Dan’s Hike, Part 4: Don’t Look Back
By: Stephanie Tepper
Regret is a complex emotion bridging the categories we use to conceptualize time. We often think of regret as a feeling we experience in the present towards a focal point in the past, but this focus can fluidly shift from past choices to future hypotheticals and back again. In this final exploration of metrics from Dan’s hike of the INT, we’ll dig into the feeling of regret and how it can motivate behavior change.
“What was I thinking?”
In our work at the CAH, we focus on making small tweaks to environments to change the cognitive processes we use to make decisions. Emotion can be a strong mechanism for behavior change when we consider how certain choices will make us feel. Social scientists have designed a host of creative studies on affective forecasting, or the prediction of our future emotions, ultimately uncovering that we make a number of prediction errors in this realm. When it comes to regret, we often overestimate the negative feelings we’ll have in response to discovering we chose the wrong path. In one set of studies, researchers found that people overestimated how much more regret they’d feel if they “nearly won” than if they lost by a wider margin1.
Even though our experiences of regret don’t mirror our expectations, the anticipation of regret can be a powerful motivator. Think back to the last time you felt like staying in but went out for a drink anyway, simply because you were afraid of missing a noteworthy story or a bonding opportunity (side note: us young folks have an acronym for this and psychologists are catching on).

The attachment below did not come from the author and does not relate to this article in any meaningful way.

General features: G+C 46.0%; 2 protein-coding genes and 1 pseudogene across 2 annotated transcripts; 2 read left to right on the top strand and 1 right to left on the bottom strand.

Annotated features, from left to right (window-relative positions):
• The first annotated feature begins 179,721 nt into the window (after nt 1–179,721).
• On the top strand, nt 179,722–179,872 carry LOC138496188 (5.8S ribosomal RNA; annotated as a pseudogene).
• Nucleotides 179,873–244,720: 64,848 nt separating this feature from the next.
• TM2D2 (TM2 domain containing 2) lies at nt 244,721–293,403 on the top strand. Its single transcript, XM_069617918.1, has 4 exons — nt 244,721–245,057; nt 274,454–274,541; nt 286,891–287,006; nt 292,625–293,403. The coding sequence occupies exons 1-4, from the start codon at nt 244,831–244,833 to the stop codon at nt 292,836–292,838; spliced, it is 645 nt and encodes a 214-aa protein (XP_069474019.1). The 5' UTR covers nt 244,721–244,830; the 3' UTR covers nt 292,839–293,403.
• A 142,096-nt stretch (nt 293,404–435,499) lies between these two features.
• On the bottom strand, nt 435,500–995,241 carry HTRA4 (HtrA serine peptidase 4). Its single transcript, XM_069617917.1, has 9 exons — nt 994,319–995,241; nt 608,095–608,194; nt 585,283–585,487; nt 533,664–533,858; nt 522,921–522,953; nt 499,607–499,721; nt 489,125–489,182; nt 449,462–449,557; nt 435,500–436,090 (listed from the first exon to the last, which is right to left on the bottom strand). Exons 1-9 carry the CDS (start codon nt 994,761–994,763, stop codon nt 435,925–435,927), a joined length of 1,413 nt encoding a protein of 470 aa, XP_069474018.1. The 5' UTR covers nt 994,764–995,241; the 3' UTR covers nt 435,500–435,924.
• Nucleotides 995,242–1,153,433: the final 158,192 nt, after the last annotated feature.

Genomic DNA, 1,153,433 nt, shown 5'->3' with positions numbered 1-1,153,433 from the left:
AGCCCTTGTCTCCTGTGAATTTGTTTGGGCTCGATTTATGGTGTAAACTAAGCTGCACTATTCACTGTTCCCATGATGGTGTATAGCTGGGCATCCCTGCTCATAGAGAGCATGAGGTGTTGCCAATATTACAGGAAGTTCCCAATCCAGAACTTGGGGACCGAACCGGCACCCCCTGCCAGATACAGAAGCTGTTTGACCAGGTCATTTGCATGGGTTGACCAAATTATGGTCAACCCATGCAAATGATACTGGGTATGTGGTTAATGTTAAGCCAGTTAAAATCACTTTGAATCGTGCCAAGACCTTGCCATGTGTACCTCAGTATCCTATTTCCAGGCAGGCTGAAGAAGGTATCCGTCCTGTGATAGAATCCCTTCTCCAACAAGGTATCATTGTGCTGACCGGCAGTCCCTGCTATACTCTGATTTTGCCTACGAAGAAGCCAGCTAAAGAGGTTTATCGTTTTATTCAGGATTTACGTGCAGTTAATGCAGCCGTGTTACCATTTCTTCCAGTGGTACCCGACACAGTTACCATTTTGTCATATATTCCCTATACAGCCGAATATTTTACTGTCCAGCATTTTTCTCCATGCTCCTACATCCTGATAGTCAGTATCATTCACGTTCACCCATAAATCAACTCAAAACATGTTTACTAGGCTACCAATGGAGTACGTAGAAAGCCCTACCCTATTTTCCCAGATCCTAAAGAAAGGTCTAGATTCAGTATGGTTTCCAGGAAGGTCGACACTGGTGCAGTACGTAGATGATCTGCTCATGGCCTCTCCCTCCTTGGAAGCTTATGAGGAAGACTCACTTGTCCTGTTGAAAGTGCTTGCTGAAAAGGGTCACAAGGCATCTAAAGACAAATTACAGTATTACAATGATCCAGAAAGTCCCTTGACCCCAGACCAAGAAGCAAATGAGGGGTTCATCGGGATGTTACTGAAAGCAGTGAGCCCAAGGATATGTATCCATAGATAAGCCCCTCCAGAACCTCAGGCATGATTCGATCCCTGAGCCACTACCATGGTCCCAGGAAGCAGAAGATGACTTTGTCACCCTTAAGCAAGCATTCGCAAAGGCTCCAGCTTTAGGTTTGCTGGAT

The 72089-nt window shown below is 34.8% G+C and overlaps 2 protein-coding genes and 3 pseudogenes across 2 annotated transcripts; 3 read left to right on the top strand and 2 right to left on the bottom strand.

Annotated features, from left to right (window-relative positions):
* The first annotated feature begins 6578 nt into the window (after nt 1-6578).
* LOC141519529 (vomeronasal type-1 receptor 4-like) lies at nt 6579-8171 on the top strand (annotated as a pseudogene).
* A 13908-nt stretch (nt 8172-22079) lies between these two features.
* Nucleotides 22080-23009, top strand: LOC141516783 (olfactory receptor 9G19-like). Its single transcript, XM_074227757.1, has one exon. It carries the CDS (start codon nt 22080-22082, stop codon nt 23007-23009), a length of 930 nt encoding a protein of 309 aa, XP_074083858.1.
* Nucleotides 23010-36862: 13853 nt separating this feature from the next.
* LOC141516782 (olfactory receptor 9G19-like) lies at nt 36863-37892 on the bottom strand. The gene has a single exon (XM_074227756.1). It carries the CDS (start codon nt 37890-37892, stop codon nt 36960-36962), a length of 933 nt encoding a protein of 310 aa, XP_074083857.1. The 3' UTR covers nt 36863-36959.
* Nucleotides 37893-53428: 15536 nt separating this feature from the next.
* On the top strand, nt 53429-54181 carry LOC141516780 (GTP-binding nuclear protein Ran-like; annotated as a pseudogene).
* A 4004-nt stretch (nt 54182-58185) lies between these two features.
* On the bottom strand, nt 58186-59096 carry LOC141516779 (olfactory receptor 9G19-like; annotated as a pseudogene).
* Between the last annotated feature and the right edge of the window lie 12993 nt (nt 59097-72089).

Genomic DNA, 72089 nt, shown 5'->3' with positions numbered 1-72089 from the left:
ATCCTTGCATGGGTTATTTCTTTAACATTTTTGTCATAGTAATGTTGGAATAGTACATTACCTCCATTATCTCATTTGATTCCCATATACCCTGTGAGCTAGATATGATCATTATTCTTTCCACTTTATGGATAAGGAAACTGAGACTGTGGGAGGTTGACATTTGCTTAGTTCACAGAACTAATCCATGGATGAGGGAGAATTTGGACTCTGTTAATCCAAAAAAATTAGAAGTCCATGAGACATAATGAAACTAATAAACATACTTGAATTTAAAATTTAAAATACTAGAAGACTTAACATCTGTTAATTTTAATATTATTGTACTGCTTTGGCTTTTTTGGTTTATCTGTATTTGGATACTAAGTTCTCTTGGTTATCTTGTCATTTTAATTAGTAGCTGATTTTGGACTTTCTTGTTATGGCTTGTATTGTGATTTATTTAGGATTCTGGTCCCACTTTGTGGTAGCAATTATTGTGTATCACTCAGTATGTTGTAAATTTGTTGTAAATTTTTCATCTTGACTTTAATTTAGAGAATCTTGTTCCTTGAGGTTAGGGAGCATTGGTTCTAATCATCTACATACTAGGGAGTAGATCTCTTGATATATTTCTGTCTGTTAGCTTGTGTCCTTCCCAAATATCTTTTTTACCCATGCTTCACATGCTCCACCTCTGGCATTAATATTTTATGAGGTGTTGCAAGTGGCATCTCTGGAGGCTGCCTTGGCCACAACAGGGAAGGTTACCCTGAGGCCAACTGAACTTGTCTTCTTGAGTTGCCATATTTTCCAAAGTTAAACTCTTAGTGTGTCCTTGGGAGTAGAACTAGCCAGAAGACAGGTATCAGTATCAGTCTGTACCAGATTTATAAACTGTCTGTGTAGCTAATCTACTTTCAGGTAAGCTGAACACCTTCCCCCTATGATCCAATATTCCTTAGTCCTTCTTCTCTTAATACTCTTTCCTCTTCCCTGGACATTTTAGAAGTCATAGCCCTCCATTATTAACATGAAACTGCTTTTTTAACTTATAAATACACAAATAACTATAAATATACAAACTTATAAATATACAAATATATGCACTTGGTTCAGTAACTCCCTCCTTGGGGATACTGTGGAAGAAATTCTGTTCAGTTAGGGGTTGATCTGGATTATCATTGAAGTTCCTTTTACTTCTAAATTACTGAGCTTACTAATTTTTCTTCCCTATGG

While our socializing habits are undoubtedly worthy of psychological interest, researchers have applied these concepts to the realm of health behavior research, using anticipated regret to help people make decisions that will benefit them in the long run. In one study, Abraham and Sheeran found that participants were more likely to exercise if they anticipated that they would regret failing to do so2. This effect strengthened the connection between people’s intentions and their actions, a gap that we seek to close in our work at the lab.
I’m happy to report that throughout the course of Dan’s hike, his feelings of regret have remained relatively low. From this measure, it seems like his time in nature has provided a needed break from comparisons to hypothetical alternatives. Since he started this journey with the goal of assessing the future directions of his work, his choices will hopefully be guided not by anticipated regret but by a clear sense that he is following his passions with no thoughts of turning back.
1Gilbert, D. T., Morewedge, C. K., Risen, J. L., & Wilson, T. D. (2004). Looking forward to looking backward: The misprediction of regret. Psychological Science, 15(5), 346-350.
2Abraham, C., & Sheeran, P. (2003). Acting on intentions: The role of anticipated regret. British Journal of Social Psychology, 42(4), 495-511.